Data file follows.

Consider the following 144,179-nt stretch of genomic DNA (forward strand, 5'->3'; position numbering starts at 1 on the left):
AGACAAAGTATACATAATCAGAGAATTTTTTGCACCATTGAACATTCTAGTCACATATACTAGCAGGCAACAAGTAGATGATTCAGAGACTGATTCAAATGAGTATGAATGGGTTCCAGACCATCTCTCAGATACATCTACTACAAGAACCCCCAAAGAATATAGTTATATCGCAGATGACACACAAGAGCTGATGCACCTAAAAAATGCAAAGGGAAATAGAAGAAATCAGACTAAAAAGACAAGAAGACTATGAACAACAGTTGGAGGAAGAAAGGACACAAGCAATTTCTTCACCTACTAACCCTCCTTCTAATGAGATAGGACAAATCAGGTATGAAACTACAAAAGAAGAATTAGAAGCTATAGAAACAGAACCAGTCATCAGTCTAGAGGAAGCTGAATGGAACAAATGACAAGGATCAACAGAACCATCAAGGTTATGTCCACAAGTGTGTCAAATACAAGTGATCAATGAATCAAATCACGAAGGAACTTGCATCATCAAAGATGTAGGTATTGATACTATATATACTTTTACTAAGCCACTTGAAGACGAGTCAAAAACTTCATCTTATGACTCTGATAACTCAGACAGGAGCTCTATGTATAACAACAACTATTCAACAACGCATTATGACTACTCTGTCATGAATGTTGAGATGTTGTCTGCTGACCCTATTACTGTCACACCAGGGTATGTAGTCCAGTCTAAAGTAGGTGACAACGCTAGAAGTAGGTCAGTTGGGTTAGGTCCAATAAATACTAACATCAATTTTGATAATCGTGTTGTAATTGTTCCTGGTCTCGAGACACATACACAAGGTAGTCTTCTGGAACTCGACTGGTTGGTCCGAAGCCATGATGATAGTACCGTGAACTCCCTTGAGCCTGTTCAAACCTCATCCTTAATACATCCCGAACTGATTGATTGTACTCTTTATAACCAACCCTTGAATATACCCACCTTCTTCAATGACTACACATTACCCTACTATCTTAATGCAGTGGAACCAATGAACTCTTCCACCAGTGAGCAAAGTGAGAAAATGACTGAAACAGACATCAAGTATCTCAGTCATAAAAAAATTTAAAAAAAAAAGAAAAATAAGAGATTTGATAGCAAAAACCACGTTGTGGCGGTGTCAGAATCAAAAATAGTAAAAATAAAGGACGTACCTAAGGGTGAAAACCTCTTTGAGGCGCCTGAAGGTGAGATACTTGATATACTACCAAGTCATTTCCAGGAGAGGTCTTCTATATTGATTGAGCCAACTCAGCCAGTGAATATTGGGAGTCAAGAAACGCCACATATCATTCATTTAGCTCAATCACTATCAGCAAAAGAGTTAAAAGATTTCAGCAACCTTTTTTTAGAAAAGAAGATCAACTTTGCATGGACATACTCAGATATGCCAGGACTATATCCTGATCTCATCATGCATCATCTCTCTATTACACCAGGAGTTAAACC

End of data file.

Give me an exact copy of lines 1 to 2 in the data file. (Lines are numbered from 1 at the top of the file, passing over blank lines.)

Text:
Consider the following 144,179-nt stretch of genomic DNA (forward strand, 5'->3'; position numbering starts at 1 on the left):
AGACAAAGTATACATAATCAGAGAATTTTTTGCACCATTGAACATTCTAGTCACATATACTAGCAGGCAACAAGTAGATGATTCAGAGACTGATTCAAATGAGTATGAATGGGTTCCAGACCATCTCTCAGATACATCTACTACAAGAACCCCCAAAGAATATAGTTATATCGCAGATGACACACAAGAGCTGATGCACCTAAAAAATGCAAAGGGAAATAGAAGAAATCAGACTAAAAAGACAAGAAGACTATGAACAACAGTTGGAGGAAGAAAGGACACAAGCAATTTCTTCACCTACTAACCCTCCTTCTAATGAGATAGGACAAATCAGGTATGAAACTACAAAAGAAGAATTAGAAGCTATAGAAACAGAACCAGTCATCAGTCTAGAGGAAGCTGAATGGAACAAATGACAAGGATCAACAGAACCATCAAGGTTATGTCCACAAGTGTGTCAAATACAAGTGATCAATGAATCAAATCACGAAGGAACTTGCATCATCAAAGATGTAGGTATTGATACTATATATACTTTTACTAAGCCACTTGAAGACGAGTCAAAAACTTCATCTTATGACTCTGATAACTCAGACAGGAGCTCTATGTATAACAACAACTATTCAACAACGCATTATGACTACTCTGTCATGAATGTTGAGATGTTGTCTGCTGACCCTATTACTGTCACACCAGGGTATGTAGTCCAGTCTAAAGTAGGTGACAACGCTAGAAGTAGGTCAGTTGGGTTAGGTCCAATAAATACTAACATCAATTTTGATAATCGTGTTGTAATTGTTCCTGGTCTCGAGACACATACACAAGGTAGTCTTCTGGAACTCGACTGGTTGGTCCGAAGCCATGATGATAGTACCGTGAACTCCCTTGAGCCTGTTCAAACCTCATCCTTAATACATCCCGAACTGATTGATTGTACTCTTTATAACCAACCCTTGAATATACCCACCTTCTTCAATGACTACACATTACCCTACTATCTTAATGCAGTGGAACCAATGAACTCTTCCACCAGTGAGCAAAGTGAGAAAATGACTGAAACAGACATCAAGTATCTCAGTCATAAAAAAATTTAAAAAAAAAAGAAAAATAAGAGATTTGATAGCAAAAACCACGTTGTGGCGGTGTCAGAATCAAAAATAGTAAAAATAAAGGACGTACCTAAGGGTGAAAACCTCTTTGAGGCGCCTGAAGGTGAGATACTTGATATACTACCAAGTCATTTCCAGGAGAGGTCTTCTATATTGATTGAGCCAACTCAGCCAGTGAATATTGGGAGTCAAGAAACGCCACATATCATTCATTTAGCTCAATCACTATCAGCAAAAGAGTTAAAAGATTTCAGCAACCTTTTTTTAGAAAAGAAGATCAACTTTGCATGGACATACTCAGATATGCCAGGACTATATCCTGATCTCATCATGCATCATCTCTCTATTACACCAGGAGTTAAACC